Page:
The Pretty Good Gatsby

The last 30 minutes or so of Baz Luhrmann’s The Great Gatsby are excellent. If you know the story, you probably know the point at which this happens, when the reality and chaos of a life of inconsequence finally catches up to the those who would avoid it. It is at this point that a tightness finally arrives in the storytelling, and the meandering waves of the first 100 minutes find a current capable of pulling viewers along.


It’s that first 100 minutes of the Great Gatsby that are a serious problem.  Upon viewing this version, though, I’m not sure this problem can be solved. Audiences are distanced and un-involved in the lives being lived by the Buchanans, Gatsby, Nick Carraway, and all the roaring New Yorkers of West and East Egg . It’s the nature of their existence for us to be un-involved. Fitzgerald created it such, and watching it play out, in glittering 3-D with a booming hip-hop soundtrack, does not resolve this problem: vacuous is vacuous.

What makes Gatsby the novel beautiful is the language of Fitzgerald. Gatsby may be “required reading” these days, stuffing the backpacks of countless 16 year-old students asking their parents who Robert Redford is, but do not let its status as fodder for retreaded term-papers distract  from the fact that, 90 years later, the Great Gatsby is a marvelous read. Gatsby is a vision of lasting, iconic images that hit square the American life lived within and without.

Thinking back to those pages and the simple yet stunning images is a pleasure; the green light and the eyes of God, the inescapable current of the future pulling the world towards its fate, post-war pre-collapse world taking in whomever comes calling, always under the watchful eyes of the oculist. Fitzgerald’s most remembered (not best) novel is rich and modern and skillfully crafted. We read it still as a nation of English students, and for good reason.

Rendered on-screen, however, Gatsby remains underwhelming. As F. Scott was (apocryphally?) told by a Hollywood producer: You can’t film adjectives. This remains true even today, under the helm of that most boldly adjectival director of the day, Baz Luhrmann.

Yet I do not fault Luhrmamn’s effort at making the glamour of the ’20s come to life with beautiful people, in the wildly colorful throwback cinema of early Hollywood. If this is the goal, Luhrmann succeeds. His Gatsby hits some high-notes that have the feel of Nicholas Ray’s old pictures. The direction is keen and with a plan efficiently executed, and captures Fitzgerald’s vision of life on the bay. Luhrmann lets his impulses roll forth, and frankly, the film looks great (though the 3-D was unnecessary). And yet for so long, I didn’t care. This problem, I now believe, is structural.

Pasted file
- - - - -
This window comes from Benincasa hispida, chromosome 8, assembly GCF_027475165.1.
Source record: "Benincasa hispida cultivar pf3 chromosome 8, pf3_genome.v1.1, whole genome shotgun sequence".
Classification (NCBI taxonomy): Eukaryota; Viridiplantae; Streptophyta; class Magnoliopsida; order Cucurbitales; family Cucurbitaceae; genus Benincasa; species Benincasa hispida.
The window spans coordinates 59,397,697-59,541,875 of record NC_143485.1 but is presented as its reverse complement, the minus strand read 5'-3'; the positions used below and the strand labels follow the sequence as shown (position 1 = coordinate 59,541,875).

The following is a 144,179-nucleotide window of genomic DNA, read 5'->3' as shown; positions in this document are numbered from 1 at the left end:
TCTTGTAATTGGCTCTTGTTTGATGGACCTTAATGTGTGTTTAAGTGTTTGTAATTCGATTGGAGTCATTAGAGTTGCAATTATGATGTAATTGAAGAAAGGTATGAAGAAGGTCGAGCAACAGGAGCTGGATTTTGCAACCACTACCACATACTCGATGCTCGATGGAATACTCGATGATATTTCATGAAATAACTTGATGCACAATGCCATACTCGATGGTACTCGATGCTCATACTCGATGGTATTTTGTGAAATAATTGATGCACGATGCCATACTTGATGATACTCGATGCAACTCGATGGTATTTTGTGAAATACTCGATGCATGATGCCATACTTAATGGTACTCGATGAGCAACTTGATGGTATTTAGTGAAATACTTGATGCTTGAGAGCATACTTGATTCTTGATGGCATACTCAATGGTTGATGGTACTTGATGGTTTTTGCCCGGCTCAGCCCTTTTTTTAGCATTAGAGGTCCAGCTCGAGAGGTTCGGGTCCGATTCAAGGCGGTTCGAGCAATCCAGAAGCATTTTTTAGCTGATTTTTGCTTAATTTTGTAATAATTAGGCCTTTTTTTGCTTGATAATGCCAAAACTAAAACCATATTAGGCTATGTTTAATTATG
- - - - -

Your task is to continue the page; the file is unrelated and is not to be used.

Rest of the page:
The performances are admirable, but bound  by their creators to live a dull and vapid daily existence. Incapable of important contributions to the world they inhabit, of providing lasting consequence beyond bootlegging and polo-playing. Full of sound and fury, perhaps, but there is little meaning to be found in this life. As such, they fail to transfer meaningfully to the screen.

This structural difficulty is best illustrated in that coy coquette, lover of fancy boys and fancy parties, Daisy Buchanan. Daisy, who at first glance is intoxicating and warm like a fire, reveals herself to be primarily a lover of fine things and little else. In Fitzgerald’s novel Daisy has a voice “full of money.”

How can anyone transfer such a woman to the screen? Fitzgerald’s Daisy is shallow and selfish; Carey Mulligan’s Daisy is little more than drowsy.

So it is with those 100 long minutes of Baz Luhrmann’s Great Gatsby. Everything is put together just so; and yet no one breaks through to make it matter. The great accomplishment of Luhrmann’s pretty good Gatsby is that it reminded me how great the novel is. Which I would suggest indicates the film, itself, fails.

Until that thrilling Hollywood climax, made for the movies, takes over. The cars, the crashes, the spurned lovers, and the endeavor of an entire life lost with the shrugs of careless shoulders. The unfolding of the mystery of Gatsby, his fate taken from his hands, spiraling out of his control, all under the watchful eyes of God. These are the pages of Gatsby that Luhrmann must have wanted to sink his teeth into, and he does so with aplomb. Unfortunately, this is too little, too late, as a conclusion to a long and dreary encounter in a dreary world.

(For the record, we in St. Paul, here in the middle-west, of “streetlamps and sleigh bells in the frosty dark”, pretty much still enjoy this view of those living the New York life. Deal with it.)


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